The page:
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SAP v. DataTern: Summary Judgment Granted Where Patent Holder Failed to Serve Infringement Contentions

SAP AG and SAP America (“SAP”) filed a motion for partial summary judgment against DataTern for failing to serve infringement contentions charting the patents-in-suit against SAP’s accused products. The district court’s order specified that the infringement contentions were required to be served on or before March 23, 2012.

In analyzing the motion for summary judgment, the district court noted that the deadline for DataTern to serve its infringement contentions was originally March 16, 2012 but was moved back to March 23, 2012 at the request of DataTern. DataTern admitted that it had not served infringement contentions in compliance with the district court’s order, but instead argued that the reason it had failed to do so was because SAP had failed to timely provide it with the source code necessary to create the contentions.

The district court did not find this excuse plausible, particularly because this excuse was offered for the first time in opposition to the motion for summary judgment. The district court pointed out that DataTern had never previously requested discovery assistance from the district court, even though it now asserted that such discovery was crucial to meeting its disclosure obligations that passed several months ago.

In opposition to the motion for summary judgment, DataTern also asserted that the Court’s Procedures for Patent Cases permitted it to amend its infringement contentions upon a showing of good cause. The district court found this argument unpersuasive as well: “DataTern is not actually requesting leave to amend infringement contentions previously served in compliance with this Court’s Order. Rather, it seeks to use this rule to avoid its obligations to have served infringement contentions regarding the ‘402 patent at all. This distorts the rule. If DataTern’s reading were correct, in multi-patent cases plaintiffs could use that rule to serve infringement contentions with regard to one patent and then later–whenever they chose perhaps–‘amend’ to assert contentions against other patents. This makes no sense.”

The district court went on to explain that this rule “permits patentees who specify which claims are allegedly infringed to later amend those contentions (with leave of the Court) as necessitated by developments in the case. The rule is not intended for those parties who knowingly disregard a Scheduling Order with the intention of later requesting to amend their infringement contention to wholesale add contentions related to one patent–such a request would not be timely or made with good cause (and may, in truth, be an attempt to ‘game the system’ in order to gain a tactical advantage that prejudices the other side).”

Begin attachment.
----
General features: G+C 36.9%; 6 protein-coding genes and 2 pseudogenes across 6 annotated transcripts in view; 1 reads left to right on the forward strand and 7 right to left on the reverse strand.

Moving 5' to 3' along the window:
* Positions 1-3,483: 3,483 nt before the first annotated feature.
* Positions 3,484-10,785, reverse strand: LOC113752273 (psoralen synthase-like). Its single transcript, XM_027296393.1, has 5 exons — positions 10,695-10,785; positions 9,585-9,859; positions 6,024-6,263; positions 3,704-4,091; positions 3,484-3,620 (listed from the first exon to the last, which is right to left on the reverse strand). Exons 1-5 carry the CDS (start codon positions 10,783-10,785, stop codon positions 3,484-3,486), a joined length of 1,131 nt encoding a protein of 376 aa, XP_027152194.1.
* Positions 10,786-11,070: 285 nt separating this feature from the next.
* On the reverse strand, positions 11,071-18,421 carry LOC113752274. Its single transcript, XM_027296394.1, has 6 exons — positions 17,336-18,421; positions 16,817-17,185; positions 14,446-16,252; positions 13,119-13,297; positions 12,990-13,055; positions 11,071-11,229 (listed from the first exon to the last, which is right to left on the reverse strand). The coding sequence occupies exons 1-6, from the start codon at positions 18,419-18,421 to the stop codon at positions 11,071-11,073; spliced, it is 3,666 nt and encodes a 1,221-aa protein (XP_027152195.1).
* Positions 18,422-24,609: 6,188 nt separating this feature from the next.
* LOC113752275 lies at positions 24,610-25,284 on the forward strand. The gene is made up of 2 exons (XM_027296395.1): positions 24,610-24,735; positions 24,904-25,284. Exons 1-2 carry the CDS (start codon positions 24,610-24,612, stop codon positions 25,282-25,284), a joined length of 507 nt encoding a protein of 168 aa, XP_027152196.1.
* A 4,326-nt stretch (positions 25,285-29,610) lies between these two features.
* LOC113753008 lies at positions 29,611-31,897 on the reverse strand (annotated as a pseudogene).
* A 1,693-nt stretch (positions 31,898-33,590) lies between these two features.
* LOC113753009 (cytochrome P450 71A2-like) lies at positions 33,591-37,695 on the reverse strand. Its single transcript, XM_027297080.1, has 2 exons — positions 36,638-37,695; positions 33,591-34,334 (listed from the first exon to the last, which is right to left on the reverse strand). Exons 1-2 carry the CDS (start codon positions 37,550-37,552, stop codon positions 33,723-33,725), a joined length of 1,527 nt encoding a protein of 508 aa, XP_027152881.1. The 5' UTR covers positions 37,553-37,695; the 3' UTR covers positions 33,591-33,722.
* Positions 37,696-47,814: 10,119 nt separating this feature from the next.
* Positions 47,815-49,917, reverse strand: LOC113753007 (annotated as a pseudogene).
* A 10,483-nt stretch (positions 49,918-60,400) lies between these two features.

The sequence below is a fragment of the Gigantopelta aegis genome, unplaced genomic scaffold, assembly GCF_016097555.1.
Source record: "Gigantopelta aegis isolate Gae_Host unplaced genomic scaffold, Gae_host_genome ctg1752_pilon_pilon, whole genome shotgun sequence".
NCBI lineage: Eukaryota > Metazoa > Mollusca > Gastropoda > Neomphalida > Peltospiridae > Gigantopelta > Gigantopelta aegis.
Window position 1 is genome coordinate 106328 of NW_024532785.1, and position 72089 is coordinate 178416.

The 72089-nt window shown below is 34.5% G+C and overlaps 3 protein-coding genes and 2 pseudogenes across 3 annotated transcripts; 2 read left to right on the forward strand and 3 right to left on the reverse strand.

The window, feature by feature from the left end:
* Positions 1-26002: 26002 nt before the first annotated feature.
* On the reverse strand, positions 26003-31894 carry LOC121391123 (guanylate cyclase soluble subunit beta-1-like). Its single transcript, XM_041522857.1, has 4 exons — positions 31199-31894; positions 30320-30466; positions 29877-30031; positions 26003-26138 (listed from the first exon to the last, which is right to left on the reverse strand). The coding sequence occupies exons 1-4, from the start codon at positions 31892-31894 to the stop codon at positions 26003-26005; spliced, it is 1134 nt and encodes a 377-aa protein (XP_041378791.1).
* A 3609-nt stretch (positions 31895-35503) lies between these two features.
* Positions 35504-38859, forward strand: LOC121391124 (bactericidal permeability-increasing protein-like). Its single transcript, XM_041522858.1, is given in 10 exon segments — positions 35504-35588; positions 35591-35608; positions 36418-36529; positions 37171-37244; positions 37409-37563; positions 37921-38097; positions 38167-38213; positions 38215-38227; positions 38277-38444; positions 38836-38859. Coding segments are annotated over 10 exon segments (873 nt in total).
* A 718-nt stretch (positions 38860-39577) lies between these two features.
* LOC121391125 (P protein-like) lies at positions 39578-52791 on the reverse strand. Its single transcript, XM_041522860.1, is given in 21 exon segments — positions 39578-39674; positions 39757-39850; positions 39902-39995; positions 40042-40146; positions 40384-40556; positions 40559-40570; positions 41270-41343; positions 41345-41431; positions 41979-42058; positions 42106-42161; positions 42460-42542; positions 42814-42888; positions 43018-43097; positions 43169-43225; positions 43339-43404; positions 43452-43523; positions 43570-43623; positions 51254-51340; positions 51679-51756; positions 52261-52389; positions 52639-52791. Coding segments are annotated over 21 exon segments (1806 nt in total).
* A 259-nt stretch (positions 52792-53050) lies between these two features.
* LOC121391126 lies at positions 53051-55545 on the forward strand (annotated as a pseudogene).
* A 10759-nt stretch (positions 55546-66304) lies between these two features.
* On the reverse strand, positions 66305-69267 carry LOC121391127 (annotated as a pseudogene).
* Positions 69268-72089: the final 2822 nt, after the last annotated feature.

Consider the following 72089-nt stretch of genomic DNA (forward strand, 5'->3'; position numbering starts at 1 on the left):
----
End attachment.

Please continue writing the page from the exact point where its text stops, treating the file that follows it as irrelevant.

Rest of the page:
Accordingly, the district court granted the motion for summary judgment on SAP’s declaratory judgment claim for non-infringement.

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The failure to timely serve infringement contentions (or invalidity contentions) has significant consequences. Here, it would have been far better for DataTern to raise the discovery issue with the district court at the earliest possible time and to seek relief from the scheduling order at the same as well. The failure to take that step resulted in the granting of the summary judgment motion.

SAP AG and SAP America, Inc. v. Datatern, Inc., Case No. 11 Civ. 2648 (KBF) (S.D.N.Y. July 28, 2012)

The authors of are patent trial lawyers at Jeffer Mangels Butler & Mitchell LLP. We represent inventors, patent owners and technology companies in patent licensing and litigation. Whether pursuing patent violations or defending infringement claims, we are aggressive and effective advocates for our clients. For more information contact Stan Gibson at 310.201.3548 or